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Subcontractor/employee of unlicensed contractor filed mechanics lien and is now taking owners to small claims.

CaliforniaForeclosureLawsuitLicensesLien ForeclosureMechanics Lien

A subcontractor/"employee" of an unlicensed contractor has filed a mechanics lien, 90 days after job completion and is now taking the owhers to court for small claims to collect payment. This situation gets a little confusing and very messy very quickly. About a year ago, the tenants moved out of the property and the owners decided they wanted to repaint the property to put back on the market. The owners have a property manager so they told the property manager to find someone to do the job and provide quotes. The property manager took a few months to provide the owners with a quote, so the owners also went out looking for quotes. Unbeknownst to the owners, they stumbled upon the same contractor, an old contact the property manager had provided the owners in the past. Here's where it gets messy. The contractor provided a quote to the owners for the total of $7500, while the property manager provided a quote to the owners (with the same contractor) for the total of $9000. Neither amount was approved in writing or verbally by the owner. The work started, but the owner was unaware that it had started. Somewhere during the job, the cost ballooned to $13,000 as the owners decided they wanted to do some changes, but the additional cost was also never agreed upon and the work started. During the final stages of the job, the owners realized the quality of work was substandard so they informed the contractor and the property manager to have the issues repaired. Paint lines weren't straight, running paint on walls, different colors of paint on walls, and just overall poor quality of work. The property manager states that his duties are only valid when the property is occupied by tenants, basically saying that it's not his problem. The contractor was given an extra week to fix the issues, but nothing was done. No payment was ever made at the beginning or during the job to the contractor. When the final invoice came, the owner was shocked to see the final cost to be $13,000. The owner requests to see the company address and license of the contractor to find out that the contractor is unlicensed. Obviously the owner decides not to pay. Fast forward to 90 days after the job was "completed" and the owners are sent certified mail the "employee" of the unlicensed contractor has filed a mechanics lien on the property to collect payment of $3000 for work owed this "employee". Owners responded by stating they are not required to pay due to the fact that the job was over $500 and contractor was unlicensed. This was never resolved and now this "employee" of the unlicensed contractor is now taking the owners to small claims court to collect payment.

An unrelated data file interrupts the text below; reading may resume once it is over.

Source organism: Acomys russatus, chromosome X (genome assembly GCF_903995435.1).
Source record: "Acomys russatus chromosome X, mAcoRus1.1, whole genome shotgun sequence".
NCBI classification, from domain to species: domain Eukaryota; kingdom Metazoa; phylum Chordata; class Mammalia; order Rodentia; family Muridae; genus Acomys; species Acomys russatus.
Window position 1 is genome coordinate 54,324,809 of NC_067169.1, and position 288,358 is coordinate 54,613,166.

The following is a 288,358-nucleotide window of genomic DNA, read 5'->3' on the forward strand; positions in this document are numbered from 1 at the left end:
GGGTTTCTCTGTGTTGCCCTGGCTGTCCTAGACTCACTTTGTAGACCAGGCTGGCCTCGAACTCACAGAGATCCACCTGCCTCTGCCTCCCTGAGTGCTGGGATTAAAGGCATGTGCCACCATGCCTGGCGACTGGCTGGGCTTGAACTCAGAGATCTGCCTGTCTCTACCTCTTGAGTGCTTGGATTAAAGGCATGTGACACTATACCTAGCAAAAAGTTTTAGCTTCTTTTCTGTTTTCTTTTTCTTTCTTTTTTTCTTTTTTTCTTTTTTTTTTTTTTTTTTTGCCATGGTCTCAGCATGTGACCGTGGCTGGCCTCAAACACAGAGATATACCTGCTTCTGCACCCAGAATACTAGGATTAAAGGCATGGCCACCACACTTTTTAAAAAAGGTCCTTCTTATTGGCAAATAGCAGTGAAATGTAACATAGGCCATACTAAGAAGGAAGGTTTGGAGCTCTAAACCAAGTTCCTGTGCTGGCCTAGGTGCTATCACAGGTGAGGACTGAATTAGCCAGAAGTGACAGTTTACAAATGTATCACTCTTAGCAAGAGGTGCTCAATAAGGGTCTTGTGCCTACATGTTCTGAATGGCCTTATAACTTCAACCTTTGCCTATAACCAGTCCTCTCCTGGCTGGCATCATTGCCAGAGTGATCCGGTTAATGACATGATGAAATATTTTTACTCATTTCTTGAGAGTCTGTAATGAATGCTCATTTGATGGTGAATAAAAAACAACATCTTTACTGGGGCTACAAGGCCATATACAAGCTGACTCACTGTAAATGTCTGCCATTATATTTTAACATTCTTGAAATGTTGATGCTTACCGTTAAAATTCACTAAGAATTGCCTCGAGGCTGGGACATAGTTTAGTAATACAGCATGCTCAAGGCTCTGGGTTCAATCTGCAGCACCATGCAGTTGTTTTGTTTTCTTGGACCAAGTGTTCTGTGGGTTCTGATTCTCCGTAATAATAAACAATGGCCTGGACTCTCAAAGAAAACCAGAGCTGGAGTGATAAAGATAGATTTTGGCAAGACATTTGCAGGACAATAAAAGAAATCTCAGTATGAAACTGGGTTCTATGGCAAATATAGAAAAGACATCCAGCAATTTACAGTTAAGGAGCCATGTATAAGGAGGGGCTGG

1 reply

Jun 14, 2019
This is indeed a complex and difficult situation. I'll attempt to provide some information that may be helpful to informing a path forward, below.

The classification of "employees," licensing requirements, mechanics liens, and wage claims, collide at an intersection of many complex laws - so the answer is rarely easy to determine, or specifically clear. First, the property owner in the situation above is correct that, generally, a party performing labor on a residence in excess of $500 cannot rely on the "handyman" exception to licensing requirements, and must be a licensed home improvement contractor in order to claim a lien against the property, or initiate a suit to recover money supposedly due for the work performed. Indeed, if a party is required to be licensed and is not, California allows the property owner to initiate a suit to recover any amount already paid to the unlicensed contractor.

However, the story does not end there. There is an exception to the licensing requirement other than the "handyman" exception. This exception is when the unlicensed party is an employee of some other party on the job. Employees are not required to be individually licensed, and may sue their hirer to recover their wages (note that a GC is determined to be the employer of not only his own employees but also those of subcontractors as well. Bus. & Prof Code. § 7053 sets forth qualities to be used in the determination of whether or not a party is properly classified as an employee.

Specifically, the licensing requirements do not apply to parties who:

1) receives wages as his or her sole compensation,
2) does not customarily engage in an independently established business, and
3) does not have the right to control or discretion as to the manner of performance so as to determine the final results of the work performed.

Further, since licensing requirements do not apply to an employee, an employee is able to file a mechanics lien. And, the preliminary notice requirements that apply to everybody else on a project do not apply to wage-laborers (employees) so the lack of providing a preliminary notice does not preclude a later lien filing.

Finally, however, an action to enforce a mechanics lien cannot be initiated in California small claims court. Small claims court does not have the jurisdiction to foreclose on a mechanics lien. Accordingly, it is unclear how the property owner is a proper party to an action in small claims the recover wages if there was no agreement between the property owner and the employee, unless the property owner was acting as the GC for the project.
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